MICHAEL MEDVED

Medved: Imprisoning violent criminals may be costly, but releasing them costs society more

Oct 28, 2022, 4:33 PM | Updated: Dec 21, 2022, 2:28 pm

barr...

U.S. Attorney General William Barr (Photo by Jeff Roberson - Pool/Getty Images)

(Photo by Jeff Roberson - Pool/Getty Images)

An important Wall Street Journal commentary by former Attorney General Bill Barr cites three significant and startling statistics that every American concerned by rising crime needs to confront.

First, Americans must recognize that while the impact of criminal violence is widespread, its perpetrators represent a tiny fraction of our total populace. This “small, hard-core group of habitual offenders constitute roughly 1% of the overall population but commit between half and two-thirds of predatory, violent crime.”

Barr writes that “each of these offenders can be expected to commit scores, even hundreds of crimes a year … The only time they aren’t committing crimes is when they’re in prison.”

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Second, Barr describes the dramatic shift in national policies and priorities that began in the Reagan and H.W. Bush administrations, with a focus on “getting tough” on crime that continued during the presidencies of Bill Clinton and George W. Bush.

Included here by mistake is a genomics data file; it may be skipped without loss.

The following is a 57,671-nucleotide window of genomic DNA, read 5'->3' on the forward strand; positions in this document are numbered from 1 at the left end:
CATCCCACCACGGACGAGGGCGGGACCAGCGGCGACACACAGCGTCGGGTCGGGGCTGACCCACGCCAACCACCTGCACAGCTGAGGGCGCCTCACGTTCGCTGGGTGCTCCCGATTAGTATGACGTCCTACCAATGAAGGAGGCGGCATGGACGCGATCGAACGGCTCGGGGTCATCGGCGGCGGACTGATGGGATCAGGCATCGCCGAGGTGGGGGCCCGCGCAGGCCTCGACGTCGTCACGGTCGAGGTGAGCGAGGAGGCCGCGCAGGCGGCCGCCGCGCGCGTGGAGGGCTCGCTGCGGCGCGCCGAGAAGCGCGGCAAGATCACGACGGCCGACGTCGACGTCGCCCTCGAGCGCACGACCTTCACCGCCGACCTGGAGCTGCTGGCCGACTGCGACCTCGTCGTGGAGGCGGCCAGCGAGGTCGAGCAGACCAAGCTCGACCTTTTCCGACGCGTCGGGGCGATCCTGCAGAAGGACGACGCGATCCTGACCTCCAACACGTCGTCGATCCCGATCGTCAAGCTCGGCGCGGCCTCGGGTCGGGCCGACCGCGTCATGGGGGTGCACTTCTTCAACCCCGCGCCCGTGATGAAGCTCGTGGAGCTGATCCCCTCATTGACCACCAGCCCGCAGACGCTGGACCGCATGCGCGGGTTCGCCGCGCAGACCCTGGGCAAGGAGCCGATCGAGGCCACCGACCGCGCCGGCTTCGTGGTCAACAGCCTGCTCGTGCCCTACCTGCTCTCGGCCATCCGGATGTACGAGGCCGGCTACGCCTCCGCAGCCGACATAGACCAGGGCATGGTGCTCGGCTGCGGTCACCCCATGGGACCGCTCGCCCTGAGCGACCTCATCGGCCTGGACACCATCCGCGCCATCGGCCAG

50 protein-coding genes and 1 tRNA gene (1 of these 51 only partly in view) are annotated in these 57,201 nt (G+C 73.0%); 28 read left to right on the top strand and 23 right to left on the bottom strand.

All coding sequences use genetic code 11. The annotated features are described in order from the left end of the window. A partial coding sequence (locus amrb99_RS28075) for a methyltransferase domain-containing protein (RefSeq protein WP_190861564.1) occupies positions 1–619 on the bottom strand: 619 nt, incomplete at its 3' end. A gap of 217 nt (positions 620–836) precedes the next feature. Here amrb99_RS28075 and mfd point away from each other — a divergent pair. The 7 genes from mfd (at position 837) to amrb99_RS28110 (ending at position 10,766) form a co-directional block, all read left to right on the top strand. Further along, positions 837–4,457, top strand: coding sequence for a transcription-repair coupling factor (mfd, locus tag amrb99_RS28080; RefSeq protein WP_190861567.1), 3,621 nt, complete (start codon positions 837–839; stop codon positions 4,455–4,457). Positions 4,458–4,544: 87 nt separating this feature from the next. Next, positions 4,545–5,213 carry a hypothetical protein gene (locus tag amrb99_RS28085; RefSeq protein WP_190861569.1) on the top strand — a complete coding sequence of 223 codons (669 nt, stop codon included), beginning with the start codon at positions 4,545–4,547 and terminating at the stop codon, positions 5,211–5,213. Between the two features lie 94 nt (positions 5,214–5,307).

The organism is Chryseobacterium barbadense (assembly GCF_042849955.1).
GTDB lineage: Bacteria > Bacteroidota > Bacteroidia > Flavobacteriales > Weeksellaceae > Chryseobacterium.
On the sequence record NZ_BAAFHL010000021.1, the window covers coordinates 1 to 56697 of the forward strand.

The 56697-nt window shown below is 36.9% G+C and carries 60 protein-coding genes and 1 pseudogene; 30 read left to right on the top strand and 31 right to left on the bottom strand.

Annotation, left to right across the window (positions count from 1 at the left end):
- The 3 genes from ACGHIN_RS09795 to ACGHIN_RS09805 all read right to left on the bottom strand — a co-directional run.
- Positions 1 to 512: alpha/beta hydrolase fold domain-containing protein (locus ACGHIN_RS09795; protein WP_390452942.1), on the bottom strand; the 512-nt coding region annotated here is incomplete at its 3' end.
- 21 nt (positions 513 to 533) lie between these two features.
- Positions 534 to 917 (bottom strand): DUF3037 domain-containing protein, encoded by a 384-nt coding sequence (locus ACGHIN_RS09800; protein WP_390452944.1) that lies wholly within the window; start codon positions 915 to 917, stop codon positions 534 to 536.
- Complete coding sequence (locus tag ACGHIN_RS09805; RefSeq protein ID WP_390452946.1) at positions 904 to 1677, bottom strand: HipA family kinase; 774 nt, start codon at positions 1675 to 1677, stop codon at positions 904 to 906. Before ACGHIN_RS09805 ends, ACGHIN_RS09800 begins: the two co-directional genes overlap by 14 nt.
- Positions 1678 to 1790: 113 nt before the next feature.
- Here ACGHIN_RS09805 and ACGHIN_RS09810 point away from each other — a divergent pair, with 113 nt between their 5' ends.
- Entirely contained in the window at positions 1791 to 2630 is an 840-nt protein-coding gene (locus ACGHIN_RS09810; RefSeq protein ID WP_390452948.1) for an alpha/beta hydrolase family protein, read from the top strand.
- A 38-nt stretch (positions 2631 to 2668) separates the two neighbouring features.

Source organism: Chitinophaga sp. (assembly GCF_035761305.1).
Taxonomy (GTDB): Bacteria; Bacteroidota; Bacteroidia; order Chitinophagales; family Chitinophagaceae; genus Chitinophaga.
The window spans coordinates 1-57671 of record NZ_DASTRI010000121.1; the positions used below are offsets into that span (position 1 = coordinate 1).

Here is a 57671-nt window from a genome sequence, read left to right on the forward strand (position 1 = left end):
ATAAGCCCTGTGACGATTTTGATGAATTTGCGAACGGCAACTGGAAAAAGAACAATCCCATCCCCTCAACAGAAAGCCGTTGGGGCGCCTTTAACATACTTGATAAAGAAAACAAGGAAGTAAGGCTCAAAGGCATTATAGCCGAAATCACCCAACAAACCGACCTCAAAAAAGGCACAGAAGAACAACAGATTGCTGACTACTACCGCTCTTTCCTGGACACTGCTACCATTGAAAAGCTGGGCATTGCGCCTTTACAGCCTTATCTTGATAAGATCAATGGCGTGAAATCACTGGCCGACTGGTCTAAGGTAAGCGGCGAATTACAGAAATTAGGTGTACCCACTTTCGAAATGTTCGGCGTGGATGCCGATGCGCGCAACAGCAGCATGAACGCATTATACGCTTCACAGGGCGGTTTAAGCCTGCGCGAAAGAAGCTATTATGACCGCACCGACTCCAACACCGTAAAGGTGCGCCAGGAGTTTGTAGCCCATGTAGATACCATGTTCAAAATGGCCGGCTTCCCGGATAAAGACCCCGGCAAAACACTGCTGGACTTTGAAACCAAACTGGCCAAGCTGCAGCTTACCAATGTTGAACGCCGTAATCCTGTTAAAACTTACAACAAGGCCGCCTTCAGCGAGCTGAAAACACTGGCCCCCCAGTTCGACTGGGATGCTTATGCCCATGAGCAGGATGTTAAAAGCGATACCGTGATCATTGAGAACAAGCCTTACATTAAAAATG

As a result, from 1991 to 2013, the total prison population in the U.S. doubled – from roughly 800,000 to 1.8 million. At the same time, violent crime plummeted, dropping for 23 years. By 2014, it had been cut in half – to a level not seen since 1970 – and homicides of black victims were down by about 5,000 a year.

Third, the former attorney general slammed the Obama administration, “which saw a return to the revolving door and the demonization of police” so that by 2014, crime rates were headed back up with further increases “in the wake of the COVID pandemic and the Black Lives Matter riots.”

Attorney General Barr acknowledges the steep costs of increasing expenditures for more protection from police forces and expanded prison capacity, but he mentions the other lavish spending we provide to “reduce the risk of premature death or injury to the members of the public, including billions on highway safety, environmental quality” and medical care.

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He concludes by recommending a rigorous, impartial cost-benefit analysis regarding the new resources we need for apprehending and incarcerating career criminals.

“Progressives say we can’t afford to keep violent predators in prison,” he laments. “On the contrary, we can’t afford not to.”

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Medved: Imprisoning violent criminals may be costly, but releasing them costs society more